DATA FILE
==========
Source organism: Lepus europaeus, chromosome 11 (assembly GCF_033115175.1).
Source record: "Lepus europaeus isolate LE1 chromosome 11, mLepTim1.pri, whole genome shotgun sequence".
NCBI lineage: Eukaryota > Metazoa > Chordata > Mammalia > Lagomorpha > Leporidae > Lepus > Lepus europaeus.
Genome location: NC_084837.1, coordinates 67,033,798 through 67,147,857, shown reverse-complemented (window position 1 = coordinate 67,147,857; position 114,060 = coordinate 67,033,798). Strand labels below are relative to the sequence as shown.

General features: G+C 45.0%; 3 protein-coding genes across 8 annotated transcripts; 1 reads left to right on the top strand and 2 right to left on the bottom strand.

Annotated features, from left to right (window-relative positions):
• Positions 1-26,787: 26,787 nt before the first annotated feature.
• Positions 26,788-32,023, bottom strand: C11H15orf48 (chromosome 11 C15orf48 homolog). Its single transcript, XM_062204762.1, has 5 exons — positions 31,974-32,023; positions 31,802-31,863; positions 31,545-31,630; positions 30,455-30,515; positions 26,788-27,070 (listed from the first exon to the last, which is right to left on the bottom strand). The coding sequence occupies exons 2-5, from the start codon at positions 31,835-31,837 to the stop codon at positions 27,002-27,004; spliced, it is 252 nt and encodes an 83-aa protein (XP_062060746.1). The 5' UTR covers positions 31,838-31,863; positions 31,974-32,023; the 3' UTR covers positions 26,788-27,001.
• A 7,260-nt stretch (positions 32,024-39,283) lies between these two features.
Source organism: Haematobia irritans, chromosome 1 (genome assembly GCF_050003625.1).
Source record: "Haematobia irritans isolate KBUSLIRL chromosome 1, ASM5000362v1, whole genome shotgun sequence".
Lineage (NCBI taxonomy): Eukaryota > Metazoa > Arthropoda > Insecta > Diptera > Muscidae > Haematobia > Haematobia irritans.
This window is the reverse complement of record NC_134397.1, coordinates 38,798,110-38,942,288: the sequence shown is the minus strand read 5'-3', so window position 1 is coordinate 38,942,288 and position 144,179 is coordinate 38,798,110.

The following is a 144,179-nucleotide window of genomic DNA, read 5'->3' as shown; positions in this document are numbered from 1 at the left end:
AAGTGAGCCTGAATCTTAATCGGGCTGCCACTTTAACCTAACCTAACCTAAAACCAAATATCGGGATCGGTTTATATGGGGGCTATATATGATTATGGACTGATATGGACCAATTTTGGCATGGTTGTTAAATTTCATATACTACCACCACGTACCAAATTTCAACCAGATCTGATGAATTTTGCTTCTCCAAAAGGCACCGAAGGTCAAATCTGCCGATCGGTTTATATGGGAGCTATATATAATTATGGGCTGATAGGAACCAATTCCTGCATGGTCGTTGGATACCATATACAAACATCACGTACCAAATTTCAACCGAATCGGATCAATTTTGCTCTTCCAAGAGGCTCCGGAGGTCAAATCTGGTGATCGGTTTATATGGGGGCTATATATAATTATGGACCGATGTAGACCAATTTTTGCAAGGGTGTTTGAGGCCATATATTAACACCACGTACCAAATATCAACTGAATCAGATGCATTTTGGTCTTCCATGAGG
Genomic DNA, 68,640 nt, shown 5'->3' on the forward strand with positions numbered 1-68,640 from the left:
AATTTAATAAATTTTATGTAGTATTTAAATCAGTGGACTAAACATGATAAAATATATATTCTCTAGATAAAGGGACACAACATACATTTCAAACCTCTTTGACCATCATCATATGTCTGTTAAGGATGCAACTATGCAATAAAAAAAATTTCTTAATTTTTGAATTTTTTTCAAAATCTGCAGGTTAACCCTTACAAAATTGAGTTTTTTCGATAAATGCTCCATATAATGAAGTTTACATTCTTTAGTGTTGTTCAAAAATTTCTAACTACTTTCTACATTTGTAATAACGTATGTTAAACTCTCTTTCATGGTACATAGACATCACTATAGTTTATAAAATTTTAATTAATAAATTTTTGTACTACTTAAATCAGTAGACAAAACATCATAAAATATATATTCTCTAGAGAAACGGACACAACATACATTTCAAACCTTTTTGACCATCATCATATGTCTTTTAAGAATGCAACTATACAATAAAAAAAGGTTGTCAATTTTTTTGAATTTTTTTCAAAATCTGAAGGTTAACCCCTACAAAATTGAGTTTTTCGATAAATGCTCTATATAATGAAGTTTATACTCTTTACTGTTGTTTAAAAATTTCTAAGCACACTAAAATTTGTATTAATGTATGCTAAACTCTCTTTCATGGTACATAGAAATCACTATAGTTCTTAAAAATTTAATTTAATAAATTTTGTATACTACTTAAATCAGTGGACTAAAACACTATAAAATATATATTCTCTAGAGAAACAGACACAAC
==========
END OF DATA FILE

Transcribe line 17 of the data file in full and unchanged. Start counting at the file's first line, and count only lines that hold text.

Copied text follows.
AATTTAATAAATTTTATGTAGTATTTAAATCAGTGGACTAAACATGATAAAATATATATTCTCTAGATAAAGGGACACAACATACATTTCAAACCTCTTTGACCATCATCATATGTCTGTTAAGGATGCAACTATGCAATAAAAAAAATTTCTTAATTTTTGAATTTTTTTCAAAATCTGCAGGTTAACCCTTACAAAATTGAGTTTTTTCGATAAATGCTCCATATAATGAAGTTTACATTCTTTAGTGTTGTTCAAAAATTTCTAACTACTTTCTACATTTGTAATAACGTATGTTAAACTCTCTTTCATGGTACATAGACATCACTATAGTTTATAAAATTTTAATTAATAAATTTTTGTACTACTTAAATCAGTAGACAAAACATCATAAAATATATATTCTCTAGAGAAACGGACACAACATACATTTCAAACCTTTTTGACCATCATCATATGTCTTTTAAGAATGCAACTATACAATAAAAAAAGGTTGTCAATTTTTTTGAATTTTTTTCAAAATCTGAAGGTTAACCCCTACAAAATTGAGTTTTTCGATAAATGCTCTATATAATGAAGTTTATACTCTTTACTGTTGTTTAAAAATTTCTAAGCACACTAAAATTTGTATTAATGTATGCTAAACTCTCTTTCATGGTACATAGAAATCACTATAGTTCTTAAAAATTTAATTTAATAAATTTTGTATACTACTTAAATCAGTGGACTAAAACACTATAAAATATATATTCTCTAGAGAAACAGACACAAC